07 March 2011

The Big Lies (Part Two)

Remember, when you hear the words of "educational reform" that they are carefully constructed newspeak. Who can argue with "Teaching for America," with "Leaving No Child Behind," with "Sharing a Common Core of Knowledge"? These are, of course, not policies but advertising slogans designed to convince you that those in power have your best intentions in mind. I'm here, again, to remind you, that maybe they don't. Part One

Teach for America is a "noble" idea

Even if we criticize Teach for America for "committing to doing nothing," surely there cannot be anything wrong with these eager young "volunteers." They are "passionate," "excited," "true believers" in educational possibility, right? And they bring - according to supporters - "teachers to classrooms which would otherwise have no teachers."

Only if you believe that teachers are "missionaries" whose job is to convert students into a second-class version of the missionaries themselves.

Because the purpose of Teach for America, according to its founders and funders, is twofold. First, to bring examples of societal success to the poor - this is why TFA claims to be superior to other uncertified teachers - because its corpsmembers are shining examples of "achievement" (we may want to bring back the "born on third base" thing here, but that's not the point). Second, to get this future "leadership cohort" interested in education so, I suppose, the next group of "powers that be" will not ignore schools.

But dig down a bit... these arguments are based on a couple of underlying assumptions: One, that poor children need to emulate rich people - Ivy League and other elite school graduates - in order to succeed. Two, that those graduates can represent some kind of role model for kids born without any of the resources of those who grow up like Wendy Kopp. And three, that a good way to train future educational leaders is to let them "play" traditional role teachers for two years.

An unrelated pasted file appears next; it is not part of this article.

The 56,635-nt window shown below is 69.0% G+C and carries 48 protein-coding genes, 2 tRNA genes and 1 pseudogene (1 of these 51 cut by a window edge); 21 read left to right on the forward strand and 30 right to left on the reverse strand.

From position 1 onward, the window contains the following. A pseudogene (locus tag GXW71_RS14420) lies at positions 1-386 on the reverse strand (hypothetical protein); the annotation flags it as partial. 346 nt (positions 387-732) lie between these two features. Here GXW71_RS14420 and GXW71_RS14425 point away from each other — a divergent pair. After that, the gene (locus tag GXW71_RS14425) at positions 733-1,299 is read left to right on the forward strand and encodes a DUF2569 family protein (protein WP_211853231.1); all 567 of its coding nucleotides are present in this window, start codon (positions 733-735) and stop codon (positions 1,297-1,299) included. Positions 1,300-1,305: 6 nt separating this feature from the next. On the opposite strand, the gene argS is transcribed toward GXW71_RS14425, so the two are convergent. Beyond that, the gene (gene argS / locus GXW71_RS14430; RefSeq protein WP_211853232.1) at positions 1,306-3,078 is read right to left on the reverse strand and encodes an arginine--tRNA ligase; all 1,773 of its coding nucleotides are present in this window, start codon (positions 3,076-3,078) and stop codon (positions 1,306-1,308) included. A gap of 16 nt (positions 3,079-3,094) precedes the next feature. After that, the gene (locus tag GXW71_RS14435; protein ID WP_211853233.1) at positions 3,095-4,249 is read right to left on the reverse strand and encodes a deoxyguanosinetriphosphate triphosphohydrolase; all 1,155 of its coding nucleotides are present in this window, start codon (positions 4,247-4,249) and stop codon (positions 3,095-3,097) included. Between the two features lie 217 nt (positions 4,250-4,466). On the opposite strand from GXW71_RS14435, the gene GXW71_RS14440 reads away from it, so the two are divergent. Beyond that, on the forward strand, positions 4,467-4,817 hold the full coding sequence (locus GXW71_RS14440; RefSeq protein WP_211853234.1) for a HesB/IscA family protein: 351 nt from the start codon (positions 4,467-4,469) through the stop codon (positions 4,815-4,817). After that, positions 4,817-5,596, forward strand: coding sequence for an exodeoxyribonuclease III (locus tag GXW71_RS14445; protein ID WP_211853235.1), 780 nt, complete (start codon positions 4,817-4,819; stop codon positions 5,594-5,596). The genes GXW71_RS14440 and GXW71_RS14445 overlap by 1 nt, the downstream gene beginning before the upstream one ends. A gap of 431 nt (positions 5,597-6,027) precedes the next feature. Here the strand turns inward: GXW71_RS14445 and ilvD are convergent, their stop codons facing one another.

(There's also the assumption that this is the best way to spend $42,000 per new 2-year-career teacher, a figure which includes TFA costs only, not teacher salaries or benefits or school district turnover costs.)

No wonder TFA "graduates" who pretend to be leaders, offer zero ideas as to how to change education for the better. And no wonder TFA teachers - even when they do raise test scores - have no impact at all on long-term student success.

Learning their place in the British Empire
Students in Govanhill, Glasgow, 1916
"As a country, I think we can attract more talented people to teaching by raising awareness of educational inequity and getting the public to understand from individual classrooms, schools, and cities that this is an issue that can be solved. When people think the issue can be solved, it becomes a moral imperative to be part of the solution," Kopp told The Economist.

So, Kopp is against systemic change (which might threaten her status), suggesting that only faith and belief are needed to convert the poor and unwashed into a non-threatening and minimally-contributing underclass. And she is filling our systems with "leaders" who believe deeply in this same British Imperial concept of economic colonialism.1 There is no shifting of resources or systemic changes which might enable minority success on a par with Kopp's social class. There are no tax changes, no funding changes, no teacher salary changes, no alteration in expectations to celebrate non-traditional skills. Just "moral imperative" to do 'just enough' so nothing will change.